Upgrading VMs within VMware Workstation 8

One of the fun perks of being a VMware Certified Professional (VCP) is the free serial key for VMware Workstation. With vSphere 5, the VCP5 now comes along with a serial key for VMware Workstation 8, the latest in a series of great products for doing type 2 hypervisor virtualization, or in other words, running a virtual machine on your windows OS. I recently acquired my serial key for Workstation 8 and went through the process of upgrading all of my VMs to version 8, and thought I’d provide the walkthrough for others who are (or will be) going through the same process.

Upgrading the VM

The first step is to launch VMware Workstation 8 and find one of your favorite / saved VMs from the tabs or list. If you don’t see a VM in the lists, open one up and add it to inventory.

Next, select a VM using the tabs. In the upper left corner is a selection to upgrade the virtual machine.

This will launch the Change Hardware Compatibility Wizard. The first decision point is in the hardware compatibility format selection. For this demo, I changed my XP32bit VM from Workstation 6.5-7.x (previous) to Workstation 8.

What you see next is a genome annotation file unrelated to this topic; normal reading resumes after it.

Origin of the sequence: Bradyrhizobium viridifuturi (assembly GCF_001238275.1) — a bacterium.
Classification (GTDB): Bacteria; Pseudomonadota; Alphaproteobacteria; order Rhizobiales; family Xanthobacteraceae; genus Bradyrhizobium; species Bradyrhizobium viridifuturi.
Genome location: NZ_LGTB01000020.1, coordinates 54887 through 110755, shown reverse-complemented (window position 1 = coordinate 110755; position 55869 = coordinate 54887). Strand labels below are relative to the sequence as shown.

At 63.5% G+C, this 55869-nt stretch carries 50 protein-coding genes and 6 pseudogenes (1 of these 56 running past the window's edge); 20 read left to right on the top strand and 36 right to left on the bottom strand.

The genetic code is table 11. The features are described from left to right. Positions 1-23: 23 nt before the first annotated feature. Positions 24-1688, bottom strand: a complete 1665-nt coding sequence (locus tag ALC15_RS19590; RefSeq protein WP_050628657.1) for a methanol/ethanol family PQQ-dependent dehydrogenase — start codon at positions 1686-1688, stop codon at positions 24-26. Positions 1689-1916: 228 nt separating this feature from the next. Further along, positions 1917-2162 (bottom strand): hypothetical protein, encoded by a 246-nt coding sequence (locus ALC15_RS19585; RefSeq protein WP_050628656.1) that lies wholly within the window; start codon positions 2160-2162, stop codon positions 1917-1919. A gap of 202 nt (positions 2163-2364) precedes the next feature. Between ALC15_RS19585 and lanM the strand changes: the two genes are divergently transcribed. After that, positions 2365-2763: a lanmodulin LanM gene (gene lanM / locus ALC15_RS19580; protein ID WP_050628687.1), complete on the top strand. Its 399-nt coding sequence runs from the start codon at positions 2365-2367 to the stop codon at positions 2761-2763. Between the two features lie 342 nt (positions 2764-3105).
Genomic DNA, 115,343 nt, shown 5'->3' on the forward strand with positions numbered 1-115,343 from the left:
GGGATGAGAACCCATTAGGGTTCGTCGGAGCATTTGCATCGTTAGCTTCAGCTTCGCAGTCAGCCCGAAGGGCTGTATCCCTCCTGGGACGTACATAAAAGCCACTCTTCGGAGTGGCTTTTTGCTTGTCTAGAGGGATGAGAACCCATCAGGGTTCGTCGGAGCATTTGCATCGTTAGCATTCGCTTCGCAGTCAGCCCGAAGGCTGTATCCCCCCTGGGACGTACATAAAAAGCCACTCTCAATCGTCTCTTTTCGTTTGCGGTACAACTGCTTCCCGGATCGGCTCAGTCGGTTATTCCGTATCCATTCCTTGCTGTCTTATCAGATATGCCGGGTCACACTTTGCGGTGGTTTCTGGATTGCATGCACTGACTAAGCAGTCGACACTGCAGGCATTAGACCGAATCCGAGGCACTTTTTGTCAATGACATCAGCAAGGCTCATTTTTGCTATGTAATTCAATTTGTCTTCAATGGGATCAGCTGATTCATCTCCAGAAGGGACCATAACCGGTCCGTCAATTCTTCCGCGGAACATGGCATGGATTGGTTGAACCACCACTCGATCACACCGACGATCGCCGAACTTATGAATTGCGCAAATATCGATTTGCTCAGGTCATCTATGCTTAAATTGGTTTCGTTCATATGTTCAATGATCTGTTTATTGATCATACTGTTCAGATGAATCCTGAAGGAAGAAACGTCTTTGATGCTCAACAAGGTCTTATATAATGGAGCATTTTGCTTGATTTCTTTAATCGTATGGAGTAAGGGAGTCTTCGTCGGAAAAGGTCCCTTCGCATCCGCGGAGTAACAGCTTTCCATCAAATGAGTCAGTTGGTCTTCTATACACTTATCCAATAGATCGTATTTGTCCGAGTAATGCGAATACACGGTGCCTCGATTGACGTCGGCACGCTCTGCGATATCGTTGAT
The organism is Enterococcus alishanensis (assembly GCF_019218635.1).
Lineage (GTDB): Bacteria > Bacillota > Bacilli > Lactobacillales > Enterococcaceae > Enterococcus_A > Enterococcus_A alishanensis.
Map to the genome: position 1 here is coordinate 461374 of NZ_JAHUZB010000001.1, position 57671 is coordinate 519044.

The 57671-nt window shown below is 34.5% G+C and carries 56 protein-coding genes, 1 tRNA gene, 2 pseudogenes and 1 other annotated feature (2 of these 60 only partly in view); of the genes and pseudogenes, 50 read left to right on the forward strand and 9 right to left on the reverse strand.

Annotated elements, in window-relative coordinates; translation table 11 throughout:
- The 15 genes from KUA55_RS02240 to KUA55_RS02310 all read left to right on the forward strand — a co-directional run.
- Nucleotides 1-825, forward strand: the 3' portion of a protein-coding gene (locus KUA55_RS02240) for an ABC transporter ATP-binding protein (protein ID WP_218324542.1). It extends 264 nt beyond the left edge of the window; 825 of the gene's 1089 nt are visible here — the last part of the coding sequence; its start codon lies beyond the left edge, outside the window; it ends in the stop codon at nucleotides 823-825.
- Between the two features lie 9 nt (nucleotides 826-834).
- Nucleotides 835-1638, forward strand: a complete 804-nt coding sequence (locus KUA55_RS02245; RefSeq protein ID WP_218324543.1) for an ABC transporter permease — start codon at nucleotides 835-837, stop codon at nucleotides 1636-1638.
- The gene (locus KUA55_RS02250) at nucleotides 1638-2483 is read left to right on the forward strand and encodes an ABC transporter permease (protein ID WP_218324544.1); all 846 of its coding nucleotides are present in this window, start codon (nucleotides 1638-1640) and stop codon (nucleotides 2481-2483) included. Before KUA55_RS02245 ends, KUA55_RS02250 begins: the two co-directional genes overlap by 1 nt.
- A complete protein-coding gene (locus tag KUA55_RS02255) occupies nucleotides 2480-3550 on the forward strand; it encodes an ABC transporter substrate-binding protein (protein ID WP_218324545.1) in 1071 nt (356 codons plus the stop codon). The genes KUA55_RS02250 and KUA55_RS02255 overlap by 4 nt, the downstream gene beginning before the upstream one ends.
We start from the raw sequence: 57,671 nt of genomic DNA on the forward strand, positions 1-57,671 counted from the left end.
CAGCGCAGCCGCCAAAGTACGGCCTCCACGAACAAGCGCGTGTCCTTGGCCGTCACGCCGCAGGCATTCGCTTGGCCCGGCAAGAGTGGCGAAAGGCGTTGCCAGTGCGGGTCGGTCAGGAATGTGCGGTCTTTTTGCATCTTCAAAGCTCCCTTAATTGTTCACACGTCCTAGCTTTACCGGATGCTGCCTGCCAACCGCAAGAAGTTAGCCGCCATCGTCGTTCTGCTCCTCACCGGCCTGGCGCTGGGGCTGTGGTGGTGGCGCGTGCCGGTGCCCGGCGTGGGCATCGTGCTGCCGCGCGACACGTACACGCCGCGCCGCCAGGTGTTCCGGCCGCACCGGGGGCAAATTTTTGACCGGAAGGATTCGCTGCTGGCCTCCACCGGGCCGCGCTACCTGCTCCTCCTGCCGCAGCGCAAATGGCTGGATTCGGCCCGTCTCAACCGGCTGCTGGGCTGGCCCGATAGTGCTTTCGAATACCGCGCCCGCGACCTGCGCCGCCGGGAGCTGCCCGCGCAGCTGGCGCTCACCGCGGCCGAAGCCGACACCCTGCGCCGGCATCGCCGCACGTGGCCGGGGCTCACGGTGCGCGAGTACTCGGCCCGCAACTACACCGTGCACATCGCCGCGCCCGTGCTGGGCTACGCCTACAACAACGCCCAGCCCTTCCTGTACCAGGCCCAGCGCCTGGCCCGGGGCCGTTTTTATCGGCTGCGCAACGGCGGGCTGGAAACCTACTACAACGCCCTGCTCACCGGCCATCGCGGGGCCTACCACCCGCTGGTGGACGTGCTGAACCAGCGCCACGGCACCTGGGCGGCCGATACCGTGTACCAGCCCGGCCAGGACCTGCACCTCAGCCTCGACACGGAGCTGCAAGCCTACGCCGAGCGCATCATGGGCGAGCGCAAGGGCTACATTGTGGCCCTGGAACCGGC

The next decision you’ll need to make is how you want to perform the upgrade. The default selection is to clone the virtual machine and then upgrade the clone. This ensures that if anything goes wrong you still have a known working good VM. Since this VM is just a trivial Windows XP VM with nothing really on it, I’m going to choose to do the alter virtual machine option, which upgrades the VM in place.

At this point the VM will go through a few steps to reconfigure itself as a Workstation 8 VM and report back when it has been completed.

Upgrading Tools

The next step is to power on the VM. You should notice a notification stating that Tools are now out of date.

If you attempt to upgrade Tools by clicking on the tray icon and choosing the “Update Tools” button, you may be in for a nasty surprise!

Let’s push the button and see what happens.

I found this true for the few VMs I tried the Update Tools button on. Instead, I did an upgrade from the “VM” menu and chose “Install VMware Tools”.


The upgrade process for Workstation 8 has been made very painless and smooth, and the option to have it clone a new VM during the upgrade is a nice touch. In all cases the upgrade process was successful and only took a few seconds to complete. VMware Tools upgrades took the most time, but it is always recommended to have current versions of tools.